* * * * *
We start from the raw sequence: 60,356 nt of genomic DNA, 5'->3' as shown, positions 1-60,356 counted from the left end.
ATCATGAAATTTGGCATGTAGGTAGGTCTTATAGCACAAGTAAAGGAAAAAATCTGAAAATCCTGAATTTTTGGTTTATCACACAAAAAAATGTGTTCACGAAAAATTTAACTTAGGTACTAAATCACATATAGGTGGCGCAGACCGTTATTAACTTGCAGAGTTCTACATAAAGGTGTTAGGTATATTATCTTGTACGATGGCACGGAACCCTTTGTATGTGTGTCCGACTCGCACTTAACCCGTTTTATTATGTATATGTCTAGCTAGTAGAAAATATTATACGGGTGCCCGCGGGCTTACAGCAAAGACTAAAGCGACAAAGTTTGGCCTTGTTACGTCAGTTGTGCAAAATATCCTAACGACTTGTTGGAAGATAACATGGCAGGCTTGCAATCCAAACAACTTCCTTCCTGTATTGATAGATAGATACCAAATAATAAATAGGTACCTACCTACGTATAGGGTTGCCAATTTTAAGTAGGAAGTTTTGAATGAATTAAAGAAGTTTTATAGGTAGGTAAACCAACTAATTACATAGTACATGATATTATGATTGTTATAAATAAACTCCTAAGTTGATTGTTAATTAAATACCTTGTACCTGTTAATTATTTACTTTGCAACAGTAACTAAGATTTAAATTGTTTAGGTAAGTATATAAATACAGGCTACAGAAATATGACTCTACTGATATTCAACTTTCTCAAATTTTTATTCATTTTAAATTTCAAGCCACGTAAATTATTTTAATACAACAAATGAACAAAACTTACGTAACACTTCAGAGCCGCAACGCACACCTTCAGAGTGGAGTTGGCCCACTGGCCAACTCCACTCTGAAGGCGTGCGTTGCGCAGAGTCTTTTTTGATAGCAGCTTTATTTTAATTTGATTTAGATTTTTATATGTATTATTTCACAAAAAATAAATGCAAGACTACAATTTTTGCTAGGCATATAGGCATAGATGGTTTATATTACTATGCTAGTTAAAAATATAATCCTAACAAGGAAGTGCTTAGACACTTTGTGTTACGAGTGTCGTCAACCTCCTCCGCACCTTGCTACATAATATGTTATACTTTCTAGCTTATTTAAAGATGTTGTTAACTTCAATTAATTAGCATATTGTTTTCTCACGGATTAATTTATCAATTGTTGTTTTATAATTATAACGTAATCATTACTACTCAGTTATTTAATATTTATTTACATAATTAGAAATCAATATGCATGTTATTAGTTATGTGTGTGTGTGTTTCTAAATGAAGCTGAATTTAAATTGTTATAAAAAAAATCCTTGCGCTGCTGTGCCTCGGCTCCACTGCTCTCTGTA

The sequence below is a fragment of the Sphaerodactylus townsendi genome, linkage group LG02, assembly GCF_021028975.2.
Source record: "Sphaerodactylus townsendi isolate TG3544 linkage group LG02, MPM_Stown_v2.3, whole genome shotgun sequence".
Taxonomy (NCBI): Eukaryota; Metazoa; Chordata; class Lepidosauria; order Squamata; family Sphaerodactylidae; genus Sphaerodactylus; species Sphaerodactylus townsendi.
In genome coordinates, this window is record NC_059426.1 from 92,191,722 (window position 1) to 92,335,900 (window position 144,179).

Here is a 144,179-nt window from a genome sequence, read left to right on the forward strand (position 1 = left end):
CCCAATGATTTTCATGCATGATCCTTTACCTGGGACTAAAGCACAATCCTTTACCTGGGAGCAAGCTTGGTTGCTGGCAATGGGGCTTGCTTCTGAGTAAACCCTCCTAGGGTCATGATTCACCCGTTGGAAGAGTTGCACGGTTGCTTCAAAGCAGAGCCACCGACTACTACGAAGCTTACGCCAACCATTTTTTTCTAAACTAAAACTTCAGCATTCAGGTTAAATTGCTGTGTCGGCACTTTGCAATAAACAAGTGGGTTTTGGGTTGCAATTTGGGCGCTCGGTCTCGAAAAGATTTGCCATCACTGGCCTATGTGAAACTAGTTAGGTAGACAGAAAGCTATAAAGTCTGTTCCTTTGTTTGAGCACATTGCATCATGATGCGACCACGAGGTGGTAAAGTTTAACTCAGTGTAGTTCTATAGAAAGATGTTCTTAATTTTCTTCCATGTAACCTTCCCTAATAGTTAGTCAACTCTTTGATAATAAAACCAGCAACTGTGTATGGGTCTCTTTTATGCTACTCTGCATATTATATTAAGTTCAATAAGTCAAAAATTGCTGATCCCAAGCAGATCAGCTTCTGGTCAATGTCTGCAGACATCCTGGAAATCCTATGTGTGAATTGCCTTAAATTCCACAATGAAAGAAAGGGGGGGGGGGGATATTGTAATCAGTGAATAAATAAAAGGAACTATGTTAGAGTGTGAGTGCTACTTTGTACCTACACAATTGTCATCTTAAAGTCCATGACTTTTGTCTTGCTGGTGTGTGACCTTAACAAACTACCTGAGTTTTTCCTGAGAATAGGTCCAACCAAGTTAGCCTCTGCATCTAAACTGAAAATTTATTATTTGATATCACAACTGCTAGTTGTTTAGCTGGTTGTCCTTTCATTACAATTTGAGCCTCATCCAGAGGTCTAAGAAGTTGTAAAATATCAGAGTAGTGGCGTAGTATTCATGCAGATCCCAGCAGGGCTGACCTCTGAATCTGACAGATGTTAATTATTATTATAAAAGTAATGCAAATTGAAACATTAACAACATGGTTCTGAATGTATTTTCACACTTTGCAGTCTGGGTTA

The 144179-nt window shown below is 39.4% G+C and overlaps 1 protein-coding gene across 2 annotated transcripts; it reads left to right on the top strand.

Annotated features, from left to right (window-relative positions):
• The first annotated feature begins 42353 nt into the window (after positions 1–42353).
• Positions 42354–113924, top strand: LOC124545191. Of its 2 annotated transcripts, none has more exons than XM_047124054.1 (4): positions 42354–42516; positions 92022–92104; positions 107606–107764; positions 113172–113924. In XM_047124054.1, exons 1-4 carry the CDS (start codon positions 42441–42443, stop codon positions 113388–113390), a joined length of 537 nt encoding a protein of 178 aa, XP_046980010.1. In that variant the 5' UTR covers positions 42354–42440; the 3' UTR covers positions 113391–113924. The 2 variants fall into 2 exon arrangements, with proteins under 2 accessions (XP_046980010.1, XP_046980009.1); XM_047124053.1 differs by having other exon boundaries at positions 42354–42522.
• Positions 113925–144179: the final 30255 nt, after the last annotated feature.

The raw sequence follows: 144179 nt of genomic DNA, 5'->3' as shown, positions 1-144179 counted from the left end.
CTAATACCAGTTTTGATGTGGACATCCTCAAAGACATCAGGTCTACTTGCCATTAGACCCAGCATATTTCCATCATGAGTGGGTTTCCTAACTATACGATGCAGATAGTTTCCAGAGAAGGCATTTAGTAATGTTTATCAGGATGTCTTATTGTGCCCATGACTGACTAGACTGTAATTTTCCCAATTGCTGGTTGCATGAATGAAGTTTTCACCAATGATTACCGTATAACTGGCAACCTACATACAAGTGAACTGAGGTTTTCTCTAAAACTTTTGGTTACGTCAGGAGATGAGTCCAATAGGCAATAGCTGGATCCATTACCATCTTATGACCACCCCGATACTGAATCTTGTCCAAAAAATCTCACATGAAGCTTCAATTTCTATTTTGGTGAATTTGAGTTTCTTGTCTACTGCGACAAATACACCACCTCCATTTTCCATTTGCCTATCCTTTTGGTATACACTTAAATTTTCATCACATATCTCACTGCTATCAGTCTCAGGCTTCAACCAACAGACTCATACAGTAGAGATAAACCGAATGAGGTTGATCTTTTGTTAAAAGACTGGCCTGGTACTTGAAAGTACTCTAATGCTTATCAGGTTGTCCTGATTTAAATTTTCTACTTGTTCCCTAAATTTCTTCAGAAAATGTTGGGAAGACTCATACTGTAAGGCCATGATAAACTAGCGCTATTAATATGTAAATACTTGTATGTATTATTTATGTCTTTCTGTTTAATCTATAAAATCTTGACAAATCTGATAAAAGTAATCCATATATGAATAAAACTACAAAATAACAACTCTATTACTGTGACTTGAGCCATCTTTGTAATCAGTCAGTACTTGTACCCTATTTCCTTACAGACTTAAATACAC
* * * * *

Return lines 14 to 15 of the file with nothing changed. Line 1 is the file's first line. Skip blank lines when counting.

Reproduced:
The raw sequence follows: 144179 nt of genomic DNA, 5'->3' as shown, positions 1-144179 counted from the left end.
CTAATACCAGTTTTGATGTGGACATCCTCAAAGACATCAGGTCTACTTGCCATTAGACCCAGCATATTTCCATCATGAGTGGGTTTCCTAACTATACGATGCAGATAGTTTCCAGAGAAGGCATTTAGTAATGTTTATCAGGATGTCTTATTGTGCCCATGACTGACTAGACTGTAATTTTCCCAATTGCTGGTTGCATGAATGAAGTTTTCACCAATGATTACCGTATAACTGGCAACCTACATACAAGTGAACTGAGGTTTTCTCTAAAACTTTTGGTTACGTCAGGAGATGAGTCCAATAGGCAATAGCTGGATCCATTACCATCTTATGACCACCCCGATACTGAATCTTGTCCAAAAAATCTCACATGAAGCTTCAATTTCTATTTTGGTGAATTTGAGTTTCTTGTCTACTGCGACAAATACACCACCTCCATTTTCCATTTGCCTATCCTTTTGGTATACACTTAAATTTTCATCACATATCTCACTGCTATCAGTCTCAGGCTTCAACCAACAGACTCATACAGTAGAGATAAACCGAATGAGGTTGATCTTTTGTTAAAAGACTGGCCTGGTACTTGAAAGTACTCTAATGCTTATCAGGTTGTCCTGATTTAAATTTTCTACTTGTTCCCTAAATTTCTTCAGAAAATGTTGGGAAGACTCATACTGTAAGGCCATGATAAACTAGCGCTATTAATATGTAAATACTTGTATGTATTATTTATGTCTTTCTGTTTAATCTATAAAATCTTGACAAATCTGATAAAAGTAATCCATATATGAATAAAACTACAAAATAACAACTCTATTACTGTGACTTGAGCCATCTTTGTAATCAGTCAGTACTTGTACCCTATTTCCTTACAGACTTAAATACAC